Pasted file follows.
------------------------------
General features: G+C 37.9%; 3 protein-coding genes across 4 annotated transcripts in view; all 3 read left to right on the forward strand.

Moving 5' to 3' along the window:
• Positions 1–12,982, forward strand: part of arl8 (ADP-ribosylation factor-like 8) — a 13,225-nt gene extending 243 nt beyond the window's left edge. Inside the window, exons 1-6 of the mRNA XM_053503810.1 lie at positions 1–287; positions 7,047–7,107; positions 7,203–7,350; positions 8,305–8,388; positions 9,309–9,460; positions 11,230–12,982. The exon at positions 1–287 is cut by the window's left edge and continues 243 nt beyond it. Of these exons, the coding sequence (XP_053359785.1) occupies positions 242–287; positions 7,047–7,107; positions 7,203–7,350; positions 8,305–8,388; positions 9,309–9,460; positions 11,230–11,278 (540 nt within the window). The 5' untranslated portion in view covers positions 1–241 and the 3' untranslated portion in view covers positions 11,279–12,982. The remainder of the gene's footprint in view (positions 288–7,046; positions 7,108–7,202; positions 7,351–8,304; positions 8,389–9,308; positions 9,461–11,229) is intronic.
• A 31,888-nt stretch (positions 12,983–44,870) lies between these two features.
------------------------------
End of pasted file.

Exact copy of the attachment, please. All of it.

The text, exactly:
General features: G+C 37.9%; 3 protein-coding genes across 4 annotated transcripts in view; all 3 read left to right on the forward strand.

Moving 5' to 3' along the window:
• Positions 1–12,982, forward strand: part of arl8 (ADP-ribosylation factor-like 8) — a 13,225-nt gene extending 243 nt beyond the window's left edge. Inside the window, exons 1-6 of the mRNA XM_053503810.1 lie at positions 1–287; positions 7,047–7,107; positions 7,203–7,350; positions 8,305–8,388; positions 9,309–9,460; positions 11,230–12,982. The exon at positions 1–287 is cut by the window's left edge and continues 243 nt beyond it. Of these exons, the coding sequence (XP_053359785.1) occupies positions 242–287; positions 7,047–7,107; positions 7,203–7,350; positions 8,305–8,388; positions 9,309–9,460; positions 11,230–11,278 (540 nt within the window). The 5' untranslated portion in view covers positions 1–241 and the 3' untranslated portion in view covers positions 11,279–12,982. The remainder of the gene's footprint in view (positions 288–7,046; positions 7,108–7,202; positions 7,351–8,304; positions 8,389–9,308; positions 9,461–11,229) is intronic.
• A 31,888-nt stretch (positions 12,983–44,870) lies between these two features.